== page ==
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Inc. v. Pushpak Restaurants Inc.

United States District Court, N.D. California, San Jose Division

March 14, 2017

CHONG'S PRODUCE, INC., Plaintiff,
v.
PUSHPAK RESTAURANTS INC., et al., Defendants.

          ORDER ADOPTING IN PART REPORT AND RECOMMENDATION OF MAGISTRATE JUDGE THAT DEFAULT JUDGMENT BE GRANTED IN PART [Re: ECF 22]

          BETH LAB SON FREEMAN, United States District Judge

         Before the Court is Magistrate Judge Howard R. Lloyd's Report and Recommendation (“R&R”) regarding Plaintiff Chong's Produce, Inc. (“Chong's”)'s motion for default judgment recommending that the Court enter judgment in favor of Plaintiff and awarding Chong's the total amount of $73, 680.05.[1] See R&R, ECF 22. The time for objecting to the Report and Recommendation has elapsed, and no objections were filed. Fed.R.Civ.P. 72(b)(2). Having read and considered Judge Lloyd's R&R, the Court adopts his recommendation in part.

         Chong's, a California corporation with its principal place of business in San Jose, California, is in the business of buying and selling wholesale quantities of perishable agricultural commodities (“Produce”) in interstate commerce. Compl. ¶ 1, ECF 1. Chong's brings this suit against Pushpak Restaurants, Inc. (“Pushpak”) and Prasad Vasireddy (collectively, “Defendants”), alleging that although Pushpak, which is alleged to be owned and controlled by Vasireddy, ordered and accepted Produce from Chong's but failed to pay the invoices related to those orders.

         Id. ¶¶ 3, 9. Chong's asserts three claims against Defendants: violation of the Perishable Agricultural Commodities Act of 1930 (“PACA”), 7 U.S.C. §§ 499a-499t, against Pushpak for failure to maintain PACA trust assets and failure to pay promptly; breach of contract against Pushpak; and breach of fiduciary duty against Vasireddy. See generally Compl. Chong's seeks the following remedies: (1) declaratory relief validating its PACA trust claim in the amount of $52, 843.17, plus interest from the date each invoice became past due, costs, and attorneys' fees; (2) an order directing Pushpak to immediately turn over to Plaintiff, as a beneficiary of this trust, an amount of the PACA Trust Assets equal to the sum of $52, 843.17, plus interest from the date each invoice became past due, costs, and attorneys' fees; (3) an order directing Pushpak to maintain PACA Trust Assets equal to the sum of $52, 843.17, plus claims of all other unpaid suppliers of Produce that properly preserved their PACA trust claims, directing Pushpak to replenish the PACA trust to a level sufficient to satisfy all qualified PACA trust claims, and enjoining Pushpak from dissipating PACA Trust Assets; (4) an order directing Pushpak to immediately pay Plaintiff the sum of $52, 843.17 plus interest from the date each invoice became past due, costs, and attorneys' fees; and (5) an order entering judgment in favor of Plaintiff and against Vasireddy-jointly and severally-in the amount of $52, 832.17, plus interest from the date each invoice became past due, costs, and attorneys' fees, less any monies Plaintiff receives from the PACA Trust Assets, i.e., from Pushpak. Id. ¶¶ 49-54.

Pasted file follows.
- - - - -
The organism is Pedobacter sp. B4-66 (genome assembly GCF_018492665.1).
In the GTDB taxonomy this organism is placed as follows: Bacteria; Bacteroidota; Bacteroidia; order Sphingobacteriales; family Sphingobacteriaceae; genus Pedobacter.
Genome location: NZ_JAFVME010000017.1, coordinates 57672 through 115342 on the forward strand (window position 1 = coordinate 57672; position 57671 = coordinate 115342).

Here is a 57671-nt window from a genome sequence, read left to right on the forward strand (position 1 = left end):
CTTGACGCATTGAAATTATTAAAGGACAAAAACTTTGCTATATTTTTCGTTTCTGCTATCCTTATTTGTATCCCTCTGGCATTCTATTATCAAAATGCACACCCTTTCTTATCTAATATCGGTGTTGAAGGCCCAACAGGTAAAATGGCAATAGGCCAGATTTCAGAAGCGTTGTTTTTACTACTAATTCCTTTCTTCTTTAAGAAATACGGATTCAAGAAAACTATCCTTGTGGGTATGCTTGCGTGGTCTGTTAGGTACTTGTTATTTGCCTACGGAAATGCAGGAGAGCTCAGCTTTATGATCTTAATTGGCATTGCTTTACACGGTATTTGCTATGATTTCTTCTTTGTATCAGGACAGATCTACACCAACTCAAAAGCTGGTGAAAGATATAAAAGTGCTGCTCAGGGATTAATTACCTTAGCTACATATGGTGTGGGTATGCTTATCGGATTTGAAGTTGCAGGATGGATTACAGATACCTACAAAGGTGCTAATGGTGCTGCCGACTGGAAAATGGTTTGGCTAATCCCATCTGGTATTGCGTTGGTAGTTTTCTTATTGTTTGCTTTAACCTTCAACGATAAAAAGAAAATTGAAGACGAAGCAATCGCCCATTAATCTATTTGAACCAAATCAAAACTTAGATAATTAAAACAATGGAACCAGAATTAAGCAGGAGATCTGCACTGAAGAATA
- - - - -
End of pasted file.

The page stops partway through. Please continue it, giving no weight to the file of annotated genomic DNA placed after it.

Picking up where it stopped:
In his R&R, Magistrate Judge Lloyd concluded that Chong's “fairly pled meritorious claims against Pushpak for trust violations and breach of contract and against Vasireddy for breach of fiduciary duty[.]” R&R 8. Judge Lloyd further concluded that Chong's “proved damages of $52, 667.15, interest of $18, 419.00, attorney[s'] fees of $2, 250.00, and costs of $343.90[, ] and recommended that default judgment be entered in favor of Chong's and against Defendants. Id. at 8-9. Judge Lloyd did not address any other remedies Plaintiff sought in its complaint-i.e., declaratory relief, an order regarding maintenance of a PACA trust, or an order creating a common fund-because the motion for default judgment did not address remedies other than those already mentioned. See generally Mot., ECF 15-1.

         The Court finds the R&R well reasoned and thorough, and adopts it with one exception. In his R&R, Judge Lloyd correctly concluded that Chong's was entitled to recover attorneys' fees pursuant to the terms of the contract between Pushpak and Chong's. R&R 6-7. Judge Lloyd did not clarify, however that Chong's may not recover attorneys' fees from Vasireddy because the claim against Vasireddy sounds in tort, not contract, and because the attorney fees provision contained in the invoices expressly limits the recovery of prevailing-party attorneys' fees to those incurred in seeking to enforce that agreement. See Suppl. Br. 3, ECF 21; Casella v. SouthWest Dealer Servs., Inc., 157 Cal.App.4th 1127, 1132 (2007) (upholding trial court decision declining to award attorneys' fees plaintiff incurred in prosecuting his tort claims because of the scope of the attorneys' fees provision contained in the contract at issue).

         For the foregoing reasons, the Court GRANTS IN PART Plaintiffs motion for default judgment against Defendants as follows:

1. Plaintiff s motion for default judgment is GRANTED IN PART.
2. Defendants are in default.
3. Plaintiff is awarded judgment against Defendants. It is HEREBY ORDERED that

         Plaintiff shall recover from Pushpak (1) $52, 667.15 in damages, (2) $18, 419 interest, (3) $2, 250 in attorneys' fees, and (4) $343.90 in costs, for a total of $73, 680.05. Plaintiff shall recover $52, 667.15 in damages and $18, 419 in interest from Vasireddy, less any monies received from Pushpak.

         IT IS SO ORDERED.

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